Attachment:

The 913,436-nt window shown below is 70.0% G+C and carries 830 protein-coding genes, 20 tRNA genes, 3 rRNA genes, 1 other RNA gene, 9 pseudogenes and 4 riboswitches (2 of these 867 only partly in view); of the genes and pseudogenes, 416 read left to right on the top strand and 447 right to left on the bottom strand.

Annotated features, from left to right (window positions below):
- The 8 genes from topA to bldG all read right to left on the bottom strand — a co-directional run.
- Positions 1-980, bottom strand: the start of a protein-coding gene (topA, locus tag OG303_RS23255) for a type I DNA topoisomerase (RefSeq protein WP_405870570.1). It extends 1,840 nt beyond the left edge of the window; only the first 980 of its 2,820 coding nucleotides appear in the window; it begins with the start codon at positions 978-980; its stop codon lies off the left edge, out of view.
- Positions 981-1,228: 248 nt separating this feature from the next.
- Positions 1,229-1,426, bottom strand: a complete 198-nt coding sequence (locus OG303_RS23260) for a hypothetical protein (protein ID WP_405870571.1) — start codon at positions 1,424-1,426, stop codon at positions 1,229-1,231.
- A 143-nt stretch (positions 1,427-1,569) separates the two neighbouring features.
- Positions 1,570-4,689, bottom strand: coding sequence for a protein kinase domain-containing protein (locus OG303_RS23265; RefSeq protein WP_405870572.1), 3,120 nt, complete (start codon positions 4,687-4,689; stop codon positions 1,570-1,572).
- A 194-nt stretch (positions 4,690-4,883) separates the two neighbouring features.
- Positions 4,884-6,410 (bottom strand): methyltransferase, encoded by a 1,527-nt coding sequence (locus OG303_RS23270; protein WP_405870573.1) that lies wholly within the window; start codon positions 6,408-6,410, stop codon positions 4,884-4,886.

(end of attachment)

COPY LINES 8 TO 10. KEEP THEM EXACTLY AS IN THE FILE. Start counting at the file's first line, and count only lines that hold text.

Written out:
- Positions 1,570-4,689, bottom strand: coding sequence for a protein kinase domain-containing protein (locus OG303_RS23265; RefSeq protein WP_405870572.1), 3,120 nt, complete (start codon positions 4,687-4,689; stop codon positions 1,570-1,572).
- A 194-nt stretch (positions 4,690-4,883) separates the two neighbouring features.
- Positions 4,884-6,410 (bottom strand): methyltransferase, encoded by a 1,527-nt coding sequence (locus OG303_RS23270; protein WP_405870573.1) that lies wholly within the window; start codon positions 6,408-6,410, stop codon positions 4,884-4,886.